Nando's, a South African fast food chain, recently aired an awesome and rather brave advert:
Whipple Dam - Pantherophis obsoletus
While getting a picnic lunch ready on Memorial Day at Whipple Dam State Park, we noticed a black snake moving around the leaf litter on the ground. We saw it several times and were a bit puzzled as to why it was hanging around.
We watched in move in and out of the dead oak leaves and then begin to climb a large tree (it was pretty amazing to watch a one meter snake move up a trunk with such relative ease). Suddenly, two robins descended upon the snake with fury, dive-bombing, and pecking it, until the snake slipped off the trunk and back onto the forest floor. Black snakes are good climbers and known to regularly prey on small birds and eggs, so the robins really were fighting for the survival of their young and seemed to have triumphed for the time being.
The whole ordeal reminded me of the many times that we were alerted to the presence of snakes in Tanzania by the endless chatter of birds. This method was actually by far the most reliable way to find vine snakes and other well-camouflaged arboreal species whose presence we would otherwise have gone unnoticed.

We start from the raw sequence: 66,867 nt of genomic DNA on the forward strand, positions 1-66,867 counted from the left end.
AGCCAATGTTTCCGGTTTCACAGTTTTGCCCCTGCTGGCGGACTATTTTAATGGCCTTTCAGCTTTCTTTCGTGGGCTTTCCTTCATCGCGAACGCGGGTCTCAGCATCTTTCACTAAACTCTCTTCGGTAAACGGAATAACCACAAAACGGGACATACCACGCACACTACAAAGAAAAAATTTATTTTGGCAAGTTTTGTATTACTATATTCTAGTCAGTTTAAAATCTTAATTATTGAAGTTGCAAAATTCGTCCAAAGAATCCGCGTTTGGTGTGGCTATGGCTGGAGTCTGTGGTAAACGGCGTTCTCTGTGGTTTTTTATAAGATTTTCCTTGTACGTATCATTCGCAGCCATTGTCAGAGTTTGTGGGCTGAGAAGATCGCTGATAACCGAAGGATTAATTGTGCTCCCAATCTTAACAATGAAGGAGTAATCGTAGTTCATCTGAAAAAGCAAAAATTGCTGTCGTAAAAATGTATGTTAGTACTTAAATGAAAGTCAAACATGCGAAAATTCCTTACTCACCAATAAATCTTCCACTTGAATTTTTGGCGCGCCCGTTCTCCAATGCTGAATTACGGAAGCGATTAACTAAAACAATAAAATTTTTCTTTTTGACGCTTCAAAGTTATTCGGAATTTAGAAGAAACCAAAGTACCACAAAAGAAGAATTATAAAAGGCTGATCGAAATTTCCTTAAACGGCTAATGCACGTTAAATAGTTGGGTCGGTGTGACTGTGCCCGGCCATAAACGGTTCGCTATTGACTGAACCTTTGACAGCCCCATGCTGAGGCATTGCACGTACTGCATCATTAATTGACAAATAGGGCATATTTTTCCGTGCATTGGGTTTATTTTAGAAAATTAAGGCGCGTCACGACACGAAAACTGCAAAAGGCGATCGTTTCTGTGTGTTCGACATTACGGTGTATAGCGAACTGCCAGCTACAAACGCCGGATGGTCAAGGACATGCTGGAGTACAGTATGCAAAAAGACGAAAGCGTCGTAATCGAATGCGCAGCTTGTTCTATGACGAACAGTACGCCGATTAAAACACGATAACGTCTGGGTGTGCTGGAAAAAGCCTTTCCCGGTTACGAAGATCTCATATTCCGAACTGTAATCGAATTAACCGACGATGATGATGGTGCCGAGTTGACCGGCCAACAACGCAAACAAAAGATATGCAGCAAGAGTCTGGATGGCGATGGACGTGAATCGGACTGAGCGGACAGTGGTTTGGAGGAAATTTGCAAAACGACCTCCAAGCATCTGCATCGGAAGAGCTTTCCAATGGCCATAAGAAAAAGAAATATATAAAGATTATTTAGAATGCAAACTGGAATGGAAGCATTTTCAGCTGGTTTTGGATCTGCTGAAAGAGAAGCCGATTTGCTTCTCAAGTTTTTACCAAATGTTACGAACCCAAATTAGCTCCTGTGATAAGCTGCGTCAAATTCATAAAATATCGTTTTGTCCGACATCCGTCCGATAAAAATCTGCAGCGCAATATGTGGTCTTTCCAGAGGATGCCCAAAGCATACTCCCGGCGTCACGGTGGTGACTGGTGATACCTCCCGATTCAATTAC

In the States, this occurrence is so out of the ordinary that I stood transfixed watched the drama unfold and didn't think to grab my camera until the ordeal was over and the snake was disappearing under dead leaves.
A former fashion executive with no formal conservation experience has begun a captive breeding program for the critically endangered South China Tiger...in South Africa...with the notion of eventually re-releasing them to their endemic range in China. The BBC has an interesting audio slideshow about the program. There are a number of components to this article that intrigue me, not the least of which is a rather sexy image of a tiger hunting hartebeest in the South African veld. I'm not saying that there aren't some serious potential critiques for the program, but these images certainly got my attention!